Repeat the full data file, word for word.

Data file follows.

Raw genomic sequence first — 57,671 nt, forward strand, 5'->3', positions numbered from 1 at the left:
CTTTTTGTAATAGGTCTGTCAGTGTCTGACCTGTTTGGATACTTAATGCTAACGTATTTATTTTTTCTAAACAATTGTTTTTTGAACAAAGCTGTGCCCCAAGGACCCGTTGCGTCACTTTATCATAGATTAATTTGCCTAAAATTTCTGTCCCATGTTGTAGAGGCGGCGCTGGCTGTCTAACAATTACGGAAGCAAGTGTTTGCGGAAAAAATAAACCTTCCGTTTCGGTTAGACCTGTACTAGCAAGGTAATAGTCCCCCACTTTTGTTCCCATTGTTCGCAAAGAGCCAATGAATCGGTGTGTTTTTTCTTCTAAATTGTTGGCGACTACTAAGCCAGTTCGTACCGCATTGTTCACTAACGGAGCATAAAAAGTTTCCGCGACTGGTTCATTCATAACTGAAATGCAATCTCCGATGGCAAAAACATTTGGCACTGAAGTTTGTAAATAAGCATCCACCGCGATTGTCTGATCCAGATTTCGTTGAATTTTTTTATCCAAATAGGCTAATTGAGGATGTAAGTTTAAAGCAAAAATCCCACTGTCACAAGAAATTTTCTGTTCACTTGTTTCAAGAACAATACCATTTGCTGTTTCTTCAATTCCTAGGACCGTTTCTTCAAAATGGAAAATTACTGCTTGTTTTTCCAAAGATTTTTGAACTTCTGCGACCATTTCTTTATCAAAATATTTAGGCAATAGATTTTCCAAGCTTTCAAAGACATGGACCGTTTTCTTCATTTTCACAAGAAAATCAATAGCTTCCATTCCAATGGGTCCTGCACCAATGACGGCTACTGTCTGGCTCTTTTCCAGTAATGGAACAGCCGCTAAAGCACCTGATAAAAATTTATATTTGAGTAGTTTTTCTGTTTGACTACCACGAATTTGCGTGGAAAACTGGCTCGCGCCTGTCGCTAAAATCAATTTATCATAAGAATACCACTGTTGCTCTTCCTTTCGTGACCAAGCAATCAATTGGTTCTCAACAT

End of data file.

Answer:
Raw genomic sequence first — 57,671 nt, forward strand, 5'->3', positions numbered from 1 at the left:
CTTTTTGTAATAGGTCTGTCAGTGTCTGACCTGTTTGGATACTTAATGCTAACGTATTTATTTTTTCTAAACAATTGTTTTTTGAACAAAGCTGTGCCCCAAGGACCCGTTGCGTCACTTTATCATAGATTAATTTGCCTAAAATTTCTGTCCCATGTTGTAGAGGCGGCGCTGGCTGTCTAACAATTACGGAAGCAAGTGTTTGCGGAAAAAATAAACCTTCCGTTTCGGTTAGACCTGTACTAGCAAGGTAATAGTCCCCCACTTTTGTTCCCATTGTTCGCAAAGAGCCAATGAATCGGTGTGTTTTTTCTTCTAAATTGTTGGCGACTACTAAGCCAGTTCGTACCGCATTGTTCACTAACGGAGCATAAAAAGTTTCCGCGACTGGTTCATTCATAACTGAAATGCAATCTCCGATGGCAAAAACATTTGGCACTGAAGTTTGTAAATAAGCATCCACCGCGATTGTCTGATCCAGATTTCGTTGAATTTTTTTATCCAAATAGGCTAATTGAGGATGTAAGTTTAAAGCAAAAATCCCACTGTCACAAGAAATTTTCTGTTCACTTGTTTCAAGAACAATACCATTTGCTGTTTCTTCAATTCCTAGGACCGTTTCTTCAAAATGGAAAATTACTGCTTGTTTTTCCAAAGATTTTTGAACTTCTGCGACCATTTCTTTATCAAAATATTTAGGCAATAGATTTTCCAAGCTTTCAAAGACATGGACCGTTTTCTTCATTTTCACAAGAAAATCAATAGCTTCCATTCCAATGGGTCCTGCACCAATGACGGCTACTGTCTGGCTCTTTTCCAGTAATGGAACAGCCGCTAAAGCACCTGATAAAAATTTATATTTGAGTAGTTTTTCTGTTTGACTACCACGAATTTGCGTGGAAAACTGGCTCGCGCCTGTCGCTAAAATCAATTTATCATAAGAATACCACTGTTGCTCTTCCTTTCGTGACCAAGCAATCAATTGGTTCTCAACAT